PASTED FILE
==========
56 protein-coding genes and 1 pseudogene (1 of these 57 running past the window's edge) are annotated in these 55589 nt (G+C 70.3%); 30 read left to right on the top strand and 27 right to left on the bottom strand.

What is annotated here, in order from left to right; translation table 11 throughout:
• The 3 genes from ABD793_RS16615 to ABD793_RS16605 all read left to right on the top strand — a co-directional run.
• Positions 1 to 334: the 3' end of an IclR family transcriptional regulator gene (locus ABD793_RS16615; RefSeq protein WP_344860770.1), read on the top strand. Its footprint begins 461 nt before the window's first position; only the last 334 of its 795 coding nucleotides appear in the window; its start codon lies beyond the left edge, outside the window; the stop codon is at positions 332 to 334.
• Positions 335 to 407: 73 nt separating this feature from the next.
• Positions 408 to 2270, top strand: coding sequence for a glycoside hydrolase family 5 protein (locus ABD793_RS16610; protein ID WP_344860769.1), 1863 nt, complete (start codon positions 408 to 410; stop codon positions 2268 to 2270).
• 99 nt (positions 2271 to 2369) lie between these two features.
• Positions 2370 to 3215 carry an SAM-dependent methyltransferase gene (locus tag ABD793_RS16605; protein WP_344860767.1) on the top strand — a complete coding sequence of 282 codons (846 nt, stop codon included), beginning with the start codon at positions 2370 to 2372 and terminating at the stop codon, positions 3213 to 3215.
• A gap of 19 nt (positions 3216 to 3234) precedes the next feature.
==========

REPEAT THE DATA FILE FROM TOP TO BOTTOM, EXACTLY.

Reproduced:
56 protein-coding genes and 1 pseudogene (1 of these 57 running past the window's edge) are annotated in these 55589 nt (G+C 70.3%); 30 read left to right on the top strand and 27 right to left on the bottom strand.

What is annotated here, in order from left to right; translation table 11 throughout:
• The 3 genes from ABD793_RS16615 to ABD793_RS16605 all read left to right on the top strand — a co-directional run.
• Positions 1 to 334: the 3' end of an IclR family transcriptional regulator gene (locus ABD793_RS16615; RefSeq protein WP_344860770.1), read on the top strand. Its footprint begins 461 nt before the window's first position; only the last 334 of its 795 coding nucleotides appear in the window; its start codon lies beyond the left edge, outside the window; the stop codon is at positions 332 to 334.
• Positions 335 to 407: 73 nt separating this feature from the next.
• Positions 408 to 2270, top strand: coding sequence for a glycoside hydrolase family 5 protein (locus ABD793_RS16610; protein ID WP_344860769.1), 1863 nt, complete (start codon positions 408 to 410; stop codon positions 2268 to 2270).
• 99 nt (positions 2271 to 2369) lie between these two features.
• Positions 2370 to 3215 carry an SAM-dependent methyltransferase gene (locus tag ABD793_RS16605; protein WP_344860767.1) on the top strand — a complete coding sequence of 282 codons (846 nt, stop codon included), beginning with the start codon at positions 2370 to 2372 and terminating at the stop codon, positions 3213 to 3215.
• A gap of 19 nt (positions 3216 to 3234) precedes the next feature.